By Alex Botting
On October 7, as world attention turned to the protracted U.S. government shutdown, Russia seized the opportunity to turn the screws on its Western neighbors by announcing the suspension of dairy imports from Lithuania.
Given that Lithuanian dairy products are of the highest quality in the region, this was an unusual and unsubstantiated charge. It is more understandable, however, when viewed in the political context—on the eve of the Eastern Partnership Summit in Vilnius. This summit will determine the path to EU integration for six former Soviet Republics.
Despite Lithuania’s complaints to the World Trade Organization (WTO), these suspended dairy products will no doubt sit at the Russian border until long after the conference has ended, at great cost to the Lithuanian producers (for whom Russia represents 85% of their market). In other words, this will fuel Russian confidence that it can act with impunity towards its Eastern European neighbors – a dangerous precedent.
To understand Russia’s actions, we must look at what’s driving them: the increasing loss of control over its traditional ‘sphere of influence’ as China begins to assert its dominance in Central Asia.
Over the past decade, China has successfully used its economic potential to boost influence in Central Asia, taking a dominant stake in its major strategic resources: oil and gas. In the past year alone, it has signed major energy agreements in all five Central Asian countries, culminating in a successful Shanghai Cooperation Organisation (SCO) summit at which a framework for cooperation was agreed on issues of security, energy, and development. China’s ultimate goal is to develop the vast local resources and criss-cross Central Asia with pipelines that can serve its internal energy needs, as well as develop its political influence in the region.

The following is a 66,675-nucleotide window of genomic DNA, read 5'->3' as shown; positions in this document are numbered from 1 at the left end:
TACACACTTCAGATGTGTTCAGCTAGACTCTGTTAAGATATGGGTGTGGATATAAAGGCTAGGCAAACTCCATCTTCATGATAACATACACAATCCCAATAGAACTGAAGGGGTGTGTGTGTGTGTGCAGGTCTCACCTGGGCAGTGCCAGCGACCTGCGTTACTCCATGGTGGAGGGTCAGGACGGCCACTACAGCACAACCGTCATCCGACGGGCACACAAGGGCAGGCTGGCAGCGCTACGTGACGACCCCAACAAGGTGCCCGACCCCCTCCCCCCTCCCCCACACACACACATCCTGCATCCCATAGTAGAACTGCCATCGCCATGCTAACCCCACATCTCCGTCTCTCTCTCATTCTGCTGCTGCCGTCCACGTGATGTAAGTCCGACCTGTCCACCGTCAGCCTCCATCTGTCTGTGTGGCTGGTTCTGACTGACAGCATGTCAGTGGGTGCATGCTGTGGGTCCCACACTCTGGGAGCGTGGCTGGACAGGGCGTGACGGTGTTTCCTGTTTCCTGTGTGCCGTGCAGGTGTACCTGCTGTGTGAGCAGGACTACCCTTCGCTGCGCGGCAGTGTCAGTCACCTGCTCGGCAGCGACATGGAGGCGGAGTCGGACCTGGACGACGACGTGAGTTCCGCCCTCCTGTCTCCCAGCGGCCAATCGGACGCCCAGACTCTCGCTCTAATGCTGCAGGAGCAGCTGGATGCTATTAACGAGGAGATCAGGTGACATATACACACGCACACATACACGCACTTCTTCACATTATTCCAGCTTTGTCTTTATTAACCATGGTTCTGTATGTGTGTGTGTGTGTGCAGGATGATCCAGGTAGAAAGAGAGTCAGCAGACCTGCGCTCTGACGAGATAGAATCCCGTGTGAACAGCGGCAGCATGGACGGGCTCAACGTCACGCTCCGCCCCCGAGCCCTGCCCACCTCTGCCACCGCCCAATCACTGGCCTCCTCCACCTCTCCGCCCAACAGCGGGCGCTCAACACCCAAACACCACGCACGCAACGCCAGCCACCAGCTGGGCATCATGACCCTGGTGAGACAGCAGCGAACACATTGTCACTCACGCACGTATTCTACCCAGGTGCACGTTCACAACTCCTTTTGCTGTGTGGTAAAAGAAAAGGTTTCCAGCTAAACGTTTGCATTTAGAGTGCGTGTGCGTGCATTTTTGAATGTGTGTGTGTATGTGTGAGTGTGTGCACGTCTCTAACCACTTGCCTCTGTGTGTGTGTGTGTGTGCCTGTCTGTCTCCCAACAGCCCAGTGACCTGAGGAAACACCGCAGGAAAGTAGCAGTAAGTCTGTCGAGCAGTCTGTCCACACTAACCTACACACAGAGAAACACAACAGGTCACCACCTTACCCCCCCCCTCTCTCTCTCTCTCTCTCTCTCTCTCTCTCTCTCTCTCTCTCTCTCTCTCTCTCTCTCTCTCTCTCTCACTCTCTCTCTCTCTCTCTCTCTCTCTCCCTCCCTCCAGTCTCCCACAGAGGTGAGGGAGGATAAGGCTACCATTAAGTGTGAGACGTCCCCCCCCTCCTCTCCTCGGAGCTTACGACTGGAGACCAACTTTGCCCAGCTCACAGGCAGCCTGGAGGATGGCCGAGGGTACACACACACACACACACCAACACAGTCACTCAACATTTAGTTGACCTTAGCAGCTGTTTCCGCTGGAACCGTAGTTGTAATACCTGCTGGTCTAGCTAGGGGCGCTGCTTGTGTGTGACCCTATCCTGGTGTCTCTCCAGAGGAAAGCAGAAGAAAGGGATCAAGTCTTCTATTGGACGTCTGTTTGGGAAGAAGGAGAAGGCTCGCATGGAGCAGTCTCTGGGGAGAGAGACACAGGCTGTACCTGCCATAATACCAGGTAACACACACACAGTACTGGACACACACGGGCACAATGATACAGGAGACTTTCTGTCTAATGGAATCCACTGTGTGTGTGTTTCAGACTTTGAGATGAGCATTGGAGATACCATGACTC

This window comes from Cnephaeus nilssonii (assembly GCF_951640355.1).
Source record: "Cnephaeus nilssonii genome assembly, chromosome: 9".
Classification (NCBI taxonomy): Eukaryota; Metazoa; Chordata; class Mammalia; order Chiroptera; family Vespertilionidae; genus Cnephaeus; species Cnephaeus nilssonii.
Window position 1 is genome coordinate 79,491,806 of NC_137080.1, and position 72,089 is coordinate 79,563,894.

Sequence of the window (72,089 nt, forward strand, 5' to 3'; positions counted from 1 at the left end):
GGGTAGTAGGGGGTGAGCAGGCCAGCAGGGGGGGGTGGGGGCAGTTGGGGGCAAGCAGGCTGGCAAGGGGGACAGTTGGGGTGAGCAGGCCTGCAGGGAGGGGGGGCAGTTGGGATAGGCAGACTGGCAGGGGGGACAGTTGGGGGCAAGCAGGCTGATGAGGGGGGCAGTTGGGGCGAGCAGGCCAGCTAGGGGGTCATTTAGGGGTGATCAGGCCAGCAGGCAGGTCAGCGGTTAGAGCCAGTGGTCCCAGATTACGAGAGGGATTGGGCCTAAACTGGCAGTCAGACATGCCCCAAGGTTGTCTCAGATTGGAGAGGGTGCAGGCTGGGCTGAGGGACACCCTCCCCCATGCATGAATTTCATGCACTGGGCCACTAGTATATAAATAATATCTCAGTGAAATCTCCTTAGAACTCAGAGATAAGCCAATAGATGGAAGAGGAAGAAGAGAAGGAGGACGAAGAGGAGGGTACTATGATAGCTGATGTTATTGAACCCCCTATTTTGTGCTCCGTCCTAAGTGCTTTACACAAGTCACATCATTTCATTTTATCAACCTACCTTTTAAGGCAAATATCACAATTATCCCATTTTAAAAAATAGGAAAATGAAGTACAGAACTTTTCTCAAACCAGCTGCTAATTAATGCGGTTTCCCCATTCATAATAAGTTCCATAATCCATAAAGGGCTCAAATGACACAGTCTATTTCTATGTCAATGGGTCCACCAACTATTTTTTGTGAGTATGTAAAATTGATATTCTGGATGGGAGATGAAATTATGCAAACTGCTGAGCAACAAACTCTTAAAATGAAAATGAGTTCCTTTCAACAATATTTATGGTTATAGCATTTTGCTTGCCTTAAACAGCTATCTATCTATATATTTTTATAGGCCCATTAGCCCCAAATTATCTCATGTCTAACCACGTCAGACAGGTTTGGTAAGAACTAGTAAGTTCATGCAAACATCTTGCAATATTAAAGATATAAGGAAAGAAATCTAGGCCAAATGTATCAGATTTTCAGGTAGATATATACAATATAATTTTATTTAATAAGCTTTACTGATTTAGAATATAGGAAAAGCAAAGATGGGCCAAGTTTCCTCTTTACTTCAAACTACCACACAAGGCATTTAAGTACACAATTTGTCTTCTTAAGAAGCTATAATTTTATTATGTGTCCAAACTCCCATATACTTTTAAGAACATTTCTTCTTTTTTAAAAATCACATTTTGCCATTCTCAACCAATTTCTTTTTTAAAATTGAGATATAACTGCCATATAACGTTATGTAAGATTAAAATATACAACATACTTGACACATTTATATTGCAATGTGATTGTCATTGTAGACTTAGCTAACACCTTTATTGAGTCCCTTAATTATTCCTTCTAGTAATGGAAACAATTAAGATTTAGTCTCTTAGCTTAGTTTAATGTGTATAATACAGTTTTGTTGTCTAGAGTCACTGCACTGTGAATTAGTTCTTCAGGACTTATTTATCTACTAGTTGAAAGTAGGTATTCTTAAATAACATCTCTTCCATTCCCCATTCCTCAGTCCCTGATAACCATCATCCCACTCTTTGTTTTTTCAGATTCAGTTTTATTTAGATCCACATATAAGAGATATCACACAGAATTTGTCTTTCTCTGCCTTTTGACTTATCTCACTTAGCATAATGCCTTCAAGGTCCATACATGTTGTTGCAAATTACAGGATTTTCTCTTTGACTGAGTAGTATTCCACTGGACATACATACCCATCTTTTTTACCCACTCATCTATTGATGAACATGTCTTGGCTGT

Russia is powerless to compete with China on an economic front and may foresee a threat to its political control of the region. This comes at a time when Russia hoped a U.S. withdrawal from Afghanistan would revert Central Asia to its pre-9/11 status quo.
Rather than challenge the inevitable, Russia is increasingly turning to its Western border to serve the international ambitions that are so popular at home. Russia pursues this strategy with ease, in part due to the Obama Administration’s apathy towards the Europe and Eurasia regions.
In the wake of the “strategic pivot” towards Asia, as well as increasing budget pressures at home, the U.S. must make tough choices with regards to strategic focus. This will come as little comfort to allies such as Georgia, Ukraine, and Lithuania, who rely on the U.S. as a security guarantor of last resort.
U.S. detachment over recent years has precipitated a trend in the region of electing governments that favor rapprochement with Russia. With no means of protection from Russian strong-arming, tough responses to Russia can do nothing but escalate a fight which they are sure to lose, such as what happened with Georgia in 2008.